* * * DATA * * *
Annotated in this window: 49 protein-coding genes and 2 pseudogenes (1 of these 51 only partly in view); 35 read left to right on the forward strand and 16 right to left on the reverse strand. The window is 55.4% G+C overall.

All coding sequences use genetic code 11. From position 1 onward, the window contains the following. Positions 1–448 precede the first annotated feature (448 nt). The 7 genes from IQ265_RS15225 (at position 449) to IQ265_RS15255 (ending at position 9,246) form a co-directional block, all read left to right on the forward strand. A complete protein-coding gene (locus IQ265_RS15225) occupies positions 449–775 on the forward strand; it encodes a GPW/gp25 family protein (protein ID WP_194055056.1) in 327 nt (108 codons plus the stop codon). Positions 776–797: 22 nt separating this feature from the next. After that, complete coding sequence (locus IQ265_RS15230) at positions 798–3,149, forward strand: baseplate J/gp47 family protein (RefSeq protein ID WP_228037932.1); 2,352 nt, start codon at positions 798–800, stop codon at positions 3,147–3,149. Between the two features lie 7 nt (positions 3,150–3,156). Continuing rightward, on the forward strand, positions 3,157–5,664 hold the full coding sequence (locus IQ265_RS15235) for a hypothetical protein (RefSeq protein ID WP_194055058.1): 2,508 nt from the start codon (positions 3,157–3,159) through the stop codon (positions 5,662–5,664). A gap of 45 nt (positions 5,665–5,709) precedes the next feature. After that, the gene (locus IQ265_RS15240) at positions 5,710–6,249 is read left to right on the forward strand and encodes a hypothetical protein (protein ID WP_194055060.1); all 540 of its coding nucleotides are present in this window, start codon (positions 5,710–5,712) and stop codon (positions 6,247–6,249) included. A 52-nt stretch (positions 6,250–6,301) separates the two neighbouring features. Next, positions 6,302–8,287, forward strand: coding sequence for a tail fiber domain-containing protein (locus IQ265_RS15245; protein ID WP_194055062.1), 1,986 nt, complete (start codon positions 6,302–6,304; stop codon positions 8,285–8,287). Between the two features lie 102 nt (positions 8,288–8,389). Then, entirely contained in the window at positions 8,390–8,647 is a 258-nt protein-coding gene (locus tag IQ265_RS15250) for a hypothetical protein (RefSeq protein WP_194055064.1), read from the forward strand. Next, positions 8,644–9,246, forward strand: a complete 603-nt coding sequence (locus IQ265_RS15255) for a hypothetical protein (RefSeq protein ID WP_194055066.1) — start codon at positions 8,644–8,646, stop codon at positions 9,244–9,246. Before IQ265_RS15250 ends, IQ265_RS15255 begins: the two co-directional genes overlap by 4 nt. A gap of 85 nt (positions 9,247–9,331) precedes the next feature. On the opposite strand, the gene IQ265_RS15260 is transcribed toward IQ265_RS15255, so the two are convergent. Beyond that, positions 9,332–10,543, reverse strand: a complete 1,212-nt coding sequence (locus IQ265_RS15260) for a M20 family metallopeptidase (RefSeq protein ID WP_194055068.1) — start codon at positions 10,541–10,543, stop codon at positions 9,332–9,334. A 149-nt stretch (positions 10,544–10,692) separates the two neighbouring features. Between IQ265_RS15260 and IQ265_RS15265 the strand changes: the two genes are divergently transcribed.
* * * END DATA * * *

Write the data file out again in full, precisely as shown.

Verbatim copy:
Annotated in this window: 49 protein-coding genes and 2 pseudogenes (1 of these 51 only partly in view); 35 read left to right on the forward strand and 16 right to left on the reverse strand. The window is 55.4% G+C overall.

All coding sequences use genetic code 11. From position 1 onward, the window contains the following. Positions 1–448 precede the first annotated feature (448 nt). The 7 genes from IQ265_RS15225 (at position 449) to IQ265_RS15255 (ending at position 9,246) form a co-directional block, all read left to right on the forward strand. A complete protein-coding gene (locus IQ265_RS15225) occupies positions 449–775 on the forward strand; it encodes a GPW/gp25 family protein (protein ID WP_194055056.1) in 327 nt (108 codons plus the stop codon). Positions 776–797: 22 nt separating this feature from the next. After that, complete coding sequence (locus IQ265_RS15230) at positions 798–3,149, forward strand: baseplate J/gp47 family protein (RefSeq protein ID WP_228037932.1); 2,352 nt, start codon at positions 798–800, stop codon at positions 3,147–3,149. Between the two features lie 7 nt (positions 3,150–3,156). Continuing rightward, on the forward strand, positions 3,157–5,664 hold the full coding sequence (locus IQ265_RS15235) for a hypothetical protein (RefSeq protein ID WP_194055058.1): 2,508 nt from the start codon (positions 3,157–3,159) through the stop codon (positions 5,662–5,664). A gap of 45 nt (positions 5,665–5,709) precedes the next feature. After that, the gene (locus IQ265_RS15240) at positions 5,710–6,249 is read left to right on the forward strand and encodes a hypothetical protein (protein ID WP_194055060.1); all 540 of its coding nucleotides are present in this window, start codon (positions 5,710–5,712) and stop codon (positions 6,247–6,249) included. A 52-nt stretch (positions 6,250–6,301) separates the two neighbouring features. Next, positions 6,302–8,287, forward strand: coding sequence for a tail fiber domain-containing protein (locus IQ265_RS15245; protein ID WP_194055062.1), 1,986 nt, complete (start codon positions 6,302–6,304; stop codon positions 8,285–8,287). Between the two features lie 102 nt (positions 8,288–8,389). Then, entirely contained in the window at positions 8,390–8,647 is a 258-nt protein-coding gene (locus tag IQ265_RS15250) for a hypothetical protein (RefSeq protein WP_194055064.1), read from the forward strand. Next, positions 8,644–9,246, forward strand: a complete 603-nt coding sequence (locus IQ265_RS15255) for a hypothetical protein (RefSeq protein ID WP_194055066.1) — start codon at positions 8,644–8,646, stop codon at positions 9,244–9,246. Before IQ265_RS15250 ends, IQ265_RS15255 begins: the two co-directional genes overlap by 4 nt. A gap of 85 nt (positions 9,247–9,331) precedes the next feature. On the opposite strand, the gene IQ265_RS15260 is transcribed toward IQ265_RS15255, so the two are convergent. Beyond that, positions 9,332–10,543, reverse strand: a complete 1,212-nt coding sequence (locus IQ265_RS15260) for a M20 family metallopeptidase (RefSeq protein ID WP_194055068.1) — start codon at positions 10,541–10,543, stop codon at positions 9,332–9,334. A 149-nt stretch (positions 10,544–10,692) separates the two neighbouring features. Between IQ265_RS15260 and IQ265_RS15265 the strand changes: the two genes are divergently transcribed.